Why is there a lack of family-suitable apartments in Sydney?

Why is there a lack of family-suitable apartments in Sydney?
Why is there a lack of family-suitable apartments in Sydney?

One of the failings of Sydney's new high-rise housing landscape is the lack of family-suitable apartments.

While three-bedroom apartments have been typically targeted towards cashed up empty nesters and downsizers, there has been little supply for vertical families seeking an alternative to the home with backyards on suburb streets.

Developers ought be embracing more affordable three-and four bedroom designs to provide cross-generational villages where everyone from young to old can be accommodated.

For much of the recent apartment boom, developers have instead taken the quick money supplying studio, one and two bedroom stock aimed very much for the investor.

The majority of new apartment housing is 75 square-metre, two-bedroom apartments.

It is calculated three-bedroom apartments only make up between three per cent to 6% of all apartments.

This week's CommSec’s Home Size Trends Report noted apartments are shrinking in size across the country — from around 140 square metres between 2004-2010 to just under 125 square metres today. And they are smaller in Sydney, down 10% over the past year to a 116 square metre average size, the smallest among all the capital cities.

The newly built apartment mix is generally within the development control plans of local council as a preferred percentage with required sizes within in the state government's residential flat design code.

Most councils currently have two bedrooms at 70% of stock, one bedrooms consist 20% and the proportion of three bedrooms at 10%. 

But already 20% of Sydney’s apartments are being occupied by families, according to the 2016 census, up from 14% of apartment dwellers being couples with children in 1991.

The design of apartment building mix needs to ensure appropriately sized apartments are a greater part of the mix so they are able to be lived in as a family home for a long duration.

We ought be inspired by classic European cities like Paris, if Sydney wishes to meet its aim of being among the most liveable cities of the world.

Building three-bedroom apartment help avoid urban sprawl by encouraging families to be where there's established infrastructure.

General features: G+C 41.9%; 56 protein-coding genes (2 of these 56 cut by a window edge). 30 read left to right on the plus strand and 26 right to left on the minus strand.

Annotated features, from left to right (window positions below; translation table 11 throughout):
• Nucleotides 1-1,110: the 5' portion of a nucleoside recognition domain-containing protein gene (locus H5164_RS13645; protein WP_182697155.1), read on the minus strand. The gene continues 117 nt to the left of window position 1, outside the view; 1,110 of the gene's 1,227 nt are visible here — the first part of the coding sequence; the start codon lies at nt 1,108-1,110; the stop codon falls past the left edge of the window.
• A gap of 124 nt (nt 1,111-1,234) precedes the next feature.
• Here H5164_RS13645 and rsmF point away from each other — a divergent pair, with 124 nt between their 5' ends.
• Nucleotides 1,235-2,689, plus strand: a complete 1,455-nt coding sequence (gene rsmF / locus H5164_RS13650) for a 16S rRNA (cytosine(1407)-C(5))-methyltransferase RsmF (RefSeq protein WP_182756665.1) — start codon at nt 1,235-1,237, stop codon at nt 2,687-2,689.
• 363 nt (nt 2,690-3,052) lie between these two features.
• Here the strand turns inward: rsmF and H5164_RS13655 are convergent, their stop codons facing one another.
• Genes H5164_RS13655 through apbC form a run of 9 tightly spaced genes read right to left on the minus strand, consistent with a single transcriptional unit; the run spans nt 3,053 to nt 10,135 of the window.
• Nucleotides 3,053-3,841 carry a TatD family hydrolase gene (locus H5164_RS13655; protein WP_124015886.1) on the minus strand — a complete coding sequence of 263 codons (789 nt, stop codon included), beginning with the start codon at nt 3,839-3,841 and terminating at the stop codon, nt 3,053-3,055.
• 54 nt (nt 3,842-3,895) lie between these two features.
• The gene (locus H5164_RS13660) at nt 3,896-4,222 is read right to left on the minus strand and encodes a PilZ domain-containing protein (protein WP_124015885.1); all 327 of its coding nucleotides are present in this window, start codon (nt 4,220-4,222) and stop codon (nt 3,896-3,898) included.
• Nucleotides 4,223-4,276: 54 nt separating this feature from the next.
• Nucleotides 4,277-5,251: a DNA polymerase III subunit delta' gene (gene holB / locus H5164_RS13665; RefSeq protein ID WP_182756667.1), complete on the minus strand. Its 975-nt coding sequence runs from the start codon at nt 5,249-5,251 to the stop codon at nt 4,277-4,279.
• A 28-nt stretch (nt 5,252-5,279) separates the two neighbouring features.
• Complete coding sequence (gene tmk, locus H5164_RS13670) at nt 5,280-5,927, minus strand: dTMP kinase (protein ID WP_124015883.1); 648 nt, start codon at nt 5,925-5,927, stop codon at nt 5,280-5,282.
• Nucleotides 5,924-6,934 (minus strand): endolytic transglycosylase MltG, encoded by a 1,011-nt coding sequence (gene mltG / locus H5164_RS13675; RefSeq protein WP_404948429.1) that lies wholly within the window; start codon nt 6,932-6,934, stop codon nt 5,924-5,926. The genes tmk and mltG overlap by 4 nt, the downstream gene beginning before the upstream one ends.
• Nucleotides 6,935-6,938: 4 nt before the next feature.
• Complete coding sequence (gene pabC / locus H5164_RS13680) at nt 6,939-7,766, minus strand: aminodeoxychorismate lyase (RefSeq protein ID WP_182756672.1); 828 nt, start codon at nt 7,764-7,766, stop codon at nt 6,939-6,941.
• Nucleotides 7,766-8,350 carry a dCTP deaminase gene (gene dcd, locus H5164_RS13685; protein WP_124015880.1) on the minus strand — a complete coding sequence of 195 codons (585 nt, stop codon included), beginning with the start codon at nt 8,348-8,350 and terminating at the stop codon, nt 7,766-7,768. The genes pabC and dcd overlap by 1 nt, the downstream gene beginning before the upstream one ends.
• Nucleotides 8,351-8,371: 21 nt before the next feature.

The push to Sydney high-rise is irreversible.

Chris Johnson at the Urban Taskforce, an industry organisation representing property development interests, says back in 1991 apartments were only 21% of Sydney’s homes. 

"They are now 30%, and this could rise to an amazing 50% in 40 years time," he said.

Three bedrooms require a big change in developer thinking.

Yes, developers have embraced minimum open space requirements, sometimes rooftop gardens with shared BBQ facilities.

There's now communal bike areas, although developers are still slow to ensure basics such as basement storage which are needed to take the place of the backyard shed.

Then there's the need for libraries, maybe even music practice rooms.

Realistically there can only be a gradual increase in any mandated requirement by council for an improved diversity of apartment mix.

The Hills Shire is apparently pushing bigger apartments more than most councils.

But it will come at a cost.

The price of land across Sydney dictates the highest possible density for return on development investment.

The standard construction building costs per square metre range from $2600 to $5000.

The average sale price for a Sydney apartment is $10,000 a square metre as a rough rule of thumb.

The developers have certainly tapped the baby boomer downsizers as Savills International suggested typical off the plan luxury sale prices sat at around $26,000 a square metre as the boom neared its peak.

Any shift to affordable, larger apartments would be a “godsend” according to University of NSW’s City Futures Research Centre director Bill Randolph.

This article first appeared in The Daily Telegraph. 

Jonathan Chancellor

Jonathan Chancellor

Jonathan Chancellor is one of our authors. Jonathan has been writing about property since the early 1980s and is editor-at-large of Property Observer.

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